Religious Leaders Host Prayer Walk to Stand Up to Hate

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religious leaders at prayer walk on Downtown Mall religious leaders at prayer walk on Downtown Mall
prayer walk on Downtown Mall in Charlottesville prayer walk on Downtown Mall in Charlottesville

Religious leaders in Charlottesville say they're tired of hate and acts of violence that have swept across the country since the presidential election. They're taking action to unite the community.

Clergy members in Charlottesville took to the Downtown Mall Sunday afternoon. Despite coming from different denominations and backgrounds, these leaders have a unified message of faith and hope.

"We have a call to prayer," the Rev. Alvin Edwards said.

Edwards is tired of seeing acts of racial hatred and violence across the country.

"The number of people who have been threatened with violent acts and all the marches, we as a people of faith need to speak out about justice for all," Edwards said.

He created the Charlottesville Clergy Collective, a teams of religious leaders from various denominations with a common goal.

“We've been meeting, a group of pastors, myself, have been meeting for the last year and a half maybe,” Edwards said. "If we're not together, we can't really expect people in our congregations to be together."

Phil Woodson with the First United Methodist Church says he was more than willing to get involved.

"I feel anger. I feel despair. I feel all of the things that a lot of people do when they see such sin and such hatred," Woodson said.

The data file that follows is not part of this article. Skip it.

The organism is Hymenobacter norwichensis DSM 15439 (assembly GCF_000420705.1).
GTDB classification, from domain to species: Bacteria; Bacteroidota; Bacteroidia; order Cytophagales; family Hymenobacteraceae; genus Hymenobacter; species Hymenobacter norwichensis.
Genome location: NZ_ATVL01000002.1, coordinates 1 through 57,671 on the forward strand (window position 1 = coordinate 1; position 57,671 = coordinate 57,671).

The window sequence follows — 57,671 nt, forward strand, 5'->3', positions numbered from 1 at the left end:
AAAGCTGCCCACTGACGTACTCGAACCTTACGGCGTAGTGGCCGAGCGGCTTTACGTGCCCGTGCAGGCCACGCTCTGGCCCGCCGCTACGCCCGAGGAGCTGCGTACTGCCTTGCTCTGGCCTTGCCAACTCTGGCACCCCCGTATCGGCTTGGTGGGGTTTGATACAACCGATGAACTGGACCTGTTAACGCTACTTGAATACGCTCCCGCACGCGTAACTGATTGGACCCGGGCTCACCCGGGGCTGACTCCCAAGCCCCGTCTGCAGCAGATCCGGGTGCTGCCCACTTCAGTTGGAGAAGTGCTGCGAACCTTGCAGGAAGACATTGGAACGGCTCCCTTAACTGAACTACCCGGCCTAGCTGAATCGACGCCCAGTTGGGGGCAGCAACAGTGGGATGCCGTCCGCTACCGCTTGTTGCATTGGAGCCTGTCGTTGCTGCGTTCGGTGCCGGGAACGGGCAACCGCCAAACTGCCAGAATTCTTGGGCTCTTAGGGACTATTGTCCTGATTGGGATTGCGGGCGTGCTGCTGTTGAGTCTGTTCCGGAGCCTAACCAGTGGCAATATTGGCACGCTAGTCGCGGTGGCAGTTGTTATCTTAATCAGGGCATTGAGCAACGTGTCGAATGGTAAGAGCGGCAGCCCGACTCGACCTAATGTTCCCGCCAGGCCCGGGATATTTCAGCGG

The faith leaders agreed they needed to take action by marching and praying along the Downtown Mall Sunday afternoon.

"It will serve as a catalyst for action. A spark for the Holy Spirit stirring our souls to action," Woodson said.

Rabbi educator Rachel Schmelkin says by joining in prayer, they are taking a stand.

"One of the things I love most about Judaism is that it gives you the feeling that you're not alone. So I think for anybody out there who's suffering, know that you're not alone. Know that we're with you," Schmelkin said.

She says coming together through religion may be the best way to unite people.

"The only way we can make the world the place that we want to be is by working together and by being in community together," Schmelkin said.

The Charlottesville Clergy Collective meets regularly to address the challenge of race relations in the city and Albemarle County. They hope the prayer walk will inspire people to stand up to hate.

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